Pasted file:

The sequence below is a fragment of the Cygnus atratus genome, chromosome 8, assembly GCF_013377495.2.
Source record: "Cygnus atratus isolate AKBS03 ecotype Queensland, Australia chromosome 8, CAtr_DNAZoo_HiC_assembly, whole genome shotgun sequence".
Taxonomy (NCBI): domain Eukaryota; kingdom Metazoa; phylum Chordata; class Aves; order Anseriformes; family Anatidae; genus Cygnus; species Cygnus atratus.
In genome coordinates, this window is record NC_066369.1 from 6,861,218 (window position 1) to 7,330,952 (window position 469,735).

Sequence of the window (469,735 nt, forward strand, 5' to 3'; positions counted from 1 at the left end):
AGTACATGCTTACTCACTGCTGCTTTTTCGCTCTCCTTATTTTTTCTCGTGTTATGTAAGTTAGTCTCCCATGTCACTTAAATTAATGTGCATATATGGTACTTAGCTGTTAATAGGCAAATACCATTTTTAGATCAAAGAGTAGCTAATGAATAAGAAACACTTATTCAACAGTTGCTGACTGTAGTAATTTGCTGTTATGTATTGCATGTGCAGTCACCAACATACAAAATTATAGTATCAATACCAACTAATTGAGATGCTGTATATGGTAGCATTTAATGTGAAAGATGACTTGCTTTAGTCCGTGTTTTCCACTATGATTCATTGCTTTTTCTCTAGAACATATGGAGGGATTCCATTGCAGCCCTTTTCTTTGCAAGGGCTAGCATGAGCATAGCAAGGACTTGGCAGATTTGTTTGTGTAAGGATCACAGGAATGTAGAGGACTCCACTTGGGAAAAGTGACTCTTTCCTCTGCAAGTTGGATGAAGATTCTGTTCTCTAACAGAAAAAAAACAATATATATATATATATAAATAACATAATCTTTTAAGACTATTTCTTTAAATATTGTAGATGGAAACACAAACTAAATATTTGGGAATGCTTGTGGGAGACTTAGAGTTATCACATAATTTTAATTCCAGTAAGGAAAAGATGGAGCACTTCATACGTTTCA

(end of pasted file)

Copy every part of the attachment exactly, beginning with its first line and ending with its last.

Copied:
The sequence below is a fragment of the Cygnus atratus genome, chromosome 8, assembly GCF_013377495.2.
Source record: "Cygnus atratus isolate AKBS03 ecotype Queensland, Australia chromosome 8, CAtr_DNAZoo_HiC_assembly, whole genome shotgun sequence".
Taxonomy (NCBI): domain Eukaryota; kingdom Metazoa; phylum Chordata; class Aves; order Anseriformes; family Anatidae; genus Cygnus; species Cygnus atratus.
In genome coordinates, this window is record NC_066369.1 from 6,861,218 (window position 1) to 7,330,952 (window position 469,735).

Sequence of the window (469,735 nt, forward strand, 5' to 3'; positions counted from 1 at the left end):
AGTACATGCTTACTCACTGCTGCTTTTTCGCTCTCCTTATTTTTTCTCGTGTTATGTAAGTTAGTCTCCCATGTCACTTAAATTAATGTGCATATATGGTACTTAGCTGTTAATAGGCAAATACCATTTTTAGATCAAAGAGTAGCTAATGAATAAGAAACACTTATTCAACAGTTGCTGACTGTAGTAATTTGCTGTTATGTATTGCATGTGCAGTCACCAACATACAAAATTATAGTATCAATACCAACTAATTGAGATGCTGTATATGGTAGCATTTAATGTGAAAGATGACTTGCTTTAGTCCGTGTTTTCCACTATGATTCATTGCTTTTTCTCTAGAACATATGGAGGGATTCCATTGCAGCCCTTTTCTTTGCAAGGGCTAGCATGAGCATAGCAAGGACTTGGCAGATTTGTTTGTGTAAGGATCACAGGAATGTAGAGGACTCCACTTGGGAAAAGTGACTCTTTCCTCTGCAAGTTGGATGAAGATTCTGTTCTCTAACAGAAAAAAAACAATATATATATATATATAAATAACATAATCTTTTAAGACTATTTCTTTAAATATTGTAGATGGAAACACAAACTAAATATTTGGGAATGCTTGTGGGAGACTTAGAGTTATCACATAATTTTAATTCCAGTAAGGAAAAGATGGAGCACTTCATACGTTTCA